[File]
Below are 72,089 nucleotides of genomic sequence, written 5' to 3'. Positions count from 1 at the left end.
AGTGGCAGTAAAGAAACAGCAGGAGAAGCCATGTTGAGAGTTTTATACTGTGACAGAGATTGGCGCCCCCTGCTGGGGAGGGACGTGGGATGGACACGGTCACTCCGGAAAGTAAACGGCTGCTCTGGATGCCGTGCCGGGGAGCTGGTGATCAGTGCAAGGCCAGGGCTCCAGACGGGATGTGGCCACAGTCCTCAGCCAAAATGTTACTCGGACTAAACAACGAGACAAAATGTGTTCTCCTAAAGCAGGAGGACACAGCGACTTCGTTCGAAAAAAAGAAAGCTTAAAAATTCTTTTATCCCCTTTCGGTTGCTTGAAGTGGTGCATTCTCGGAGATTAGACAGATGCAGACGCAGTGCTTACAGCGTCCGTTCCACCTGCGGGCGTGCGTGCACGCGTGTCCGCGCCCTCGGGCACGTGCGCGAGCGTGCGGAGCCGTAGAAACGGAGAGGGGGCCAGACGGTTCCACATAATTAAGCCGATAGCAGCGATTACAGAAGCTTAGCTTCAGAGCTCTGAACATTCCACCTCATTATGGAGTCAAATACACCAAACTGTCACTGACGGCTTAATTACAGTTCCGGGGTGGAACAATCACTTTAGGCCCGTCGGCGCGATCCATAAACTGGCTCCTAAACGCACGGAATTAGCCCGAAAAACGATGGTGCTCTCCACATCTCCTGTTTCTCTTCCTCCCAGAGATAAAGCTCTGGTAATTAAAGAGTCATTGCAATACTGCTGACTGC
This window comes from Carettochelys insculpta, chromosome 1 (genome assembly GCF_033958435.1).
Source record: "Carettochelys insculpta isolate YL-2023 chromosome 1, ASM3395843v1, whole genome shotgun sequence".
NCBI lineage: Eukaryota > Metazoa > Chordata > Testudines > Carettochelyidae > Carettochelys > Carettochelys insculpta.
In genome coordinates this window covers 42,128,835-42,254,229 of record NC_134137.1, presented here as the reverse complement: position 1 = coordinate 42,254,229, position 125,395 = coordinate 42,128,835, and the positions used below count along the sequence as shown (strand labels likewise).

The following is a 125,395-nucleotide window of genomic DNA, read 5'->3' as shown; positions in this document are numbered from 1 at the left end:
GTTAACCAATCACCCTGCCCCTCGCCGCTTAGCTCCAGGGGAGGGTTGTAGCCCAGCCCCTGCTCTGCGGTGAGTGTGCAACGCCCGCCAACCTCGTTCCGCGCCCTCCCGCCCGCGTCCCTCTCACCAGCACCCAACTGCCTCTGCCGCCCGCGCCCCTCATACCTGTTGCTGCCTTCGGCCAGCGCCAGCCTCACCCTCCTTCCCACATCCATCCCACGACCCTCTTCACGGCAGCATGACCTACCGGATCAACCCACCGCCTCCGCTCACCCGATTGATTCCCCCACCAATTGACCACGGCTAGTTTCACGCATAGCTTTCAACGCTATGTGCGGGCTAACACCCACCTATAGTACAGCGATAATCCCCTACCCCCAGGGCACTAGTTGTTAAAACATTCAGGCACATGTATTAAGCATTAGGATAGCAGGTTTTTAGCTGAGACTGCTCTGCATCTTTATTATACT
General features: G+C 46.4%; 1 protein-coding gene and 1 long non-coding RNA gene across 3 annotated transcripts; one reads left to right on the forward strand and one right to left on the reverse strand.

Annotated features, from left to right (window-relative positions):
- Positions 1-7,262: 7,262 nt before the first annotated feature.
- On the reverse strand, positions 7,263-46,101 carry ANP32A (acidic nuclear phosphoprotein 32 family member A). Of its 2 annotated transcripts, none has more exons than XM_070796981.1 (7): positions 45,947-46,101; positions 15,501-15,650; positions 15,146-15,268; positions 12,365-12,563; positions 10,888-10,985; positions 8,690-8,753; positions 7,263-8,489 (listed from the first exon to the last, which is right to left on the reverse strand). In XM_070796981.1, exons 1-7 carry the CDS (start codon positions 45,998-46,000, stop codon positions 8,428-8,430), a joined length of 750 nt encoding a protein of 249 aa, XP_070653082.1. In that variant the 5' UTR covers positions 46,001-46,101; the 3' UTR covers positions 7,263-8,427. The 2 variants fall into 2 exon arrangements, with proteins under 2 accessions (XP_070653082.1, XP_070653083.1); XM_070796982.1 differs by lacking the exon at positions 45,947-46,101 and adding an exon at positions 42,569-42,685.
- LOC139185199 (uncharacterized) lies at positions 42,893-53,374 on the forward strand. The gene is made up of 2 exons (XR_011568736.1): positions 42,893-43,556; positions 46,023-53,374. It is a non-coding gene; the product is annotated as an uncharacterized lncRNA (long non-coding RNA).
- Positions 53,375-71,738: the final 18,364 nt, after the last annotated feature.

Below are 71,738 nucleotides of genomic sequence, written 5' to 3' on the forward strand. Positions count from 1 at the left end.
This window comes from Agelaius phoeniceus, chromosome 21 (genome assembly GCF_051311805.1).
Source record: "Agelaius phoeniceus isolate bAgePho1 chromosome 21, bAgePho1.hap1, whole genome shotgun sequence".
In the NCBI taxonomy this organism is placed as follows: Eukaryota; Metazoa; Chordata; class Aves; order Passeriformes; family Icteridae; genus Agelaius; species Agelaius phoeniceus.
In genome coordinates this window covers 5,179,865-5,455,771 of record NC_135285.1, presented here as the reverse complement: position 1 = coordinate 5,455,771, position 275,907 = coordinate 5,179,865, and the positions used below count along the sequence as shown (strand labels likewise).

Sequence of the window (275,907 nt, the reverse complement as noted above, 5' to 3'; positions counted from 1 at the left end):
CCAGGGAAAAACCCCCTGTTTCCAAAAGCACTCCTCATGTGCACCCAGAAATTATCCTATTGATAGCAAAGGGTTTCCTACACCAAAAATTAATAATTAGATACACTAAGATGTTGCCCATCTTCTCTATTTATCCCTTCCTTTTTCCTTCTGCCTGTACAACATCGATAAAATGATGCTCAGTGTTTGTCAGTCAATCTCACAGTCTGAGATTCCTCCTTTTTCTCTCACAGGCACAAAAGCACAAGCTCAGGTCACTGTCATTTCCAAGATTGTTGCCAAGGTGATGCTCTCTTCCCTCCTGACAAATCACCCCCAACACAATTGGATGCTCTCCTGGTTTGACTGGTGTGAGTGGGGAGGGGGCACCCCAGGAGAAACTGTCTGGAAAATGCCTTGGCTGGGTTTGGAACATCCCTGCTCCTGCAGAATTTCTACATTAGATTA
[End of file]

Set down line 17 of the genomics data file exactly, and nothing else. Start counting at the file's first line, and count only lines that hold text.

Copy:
Source record: "Agelaius phoeniceus isolate bAgePho1 chromosome 21, bAgePho1.hap1, whole genome shotgun sequence".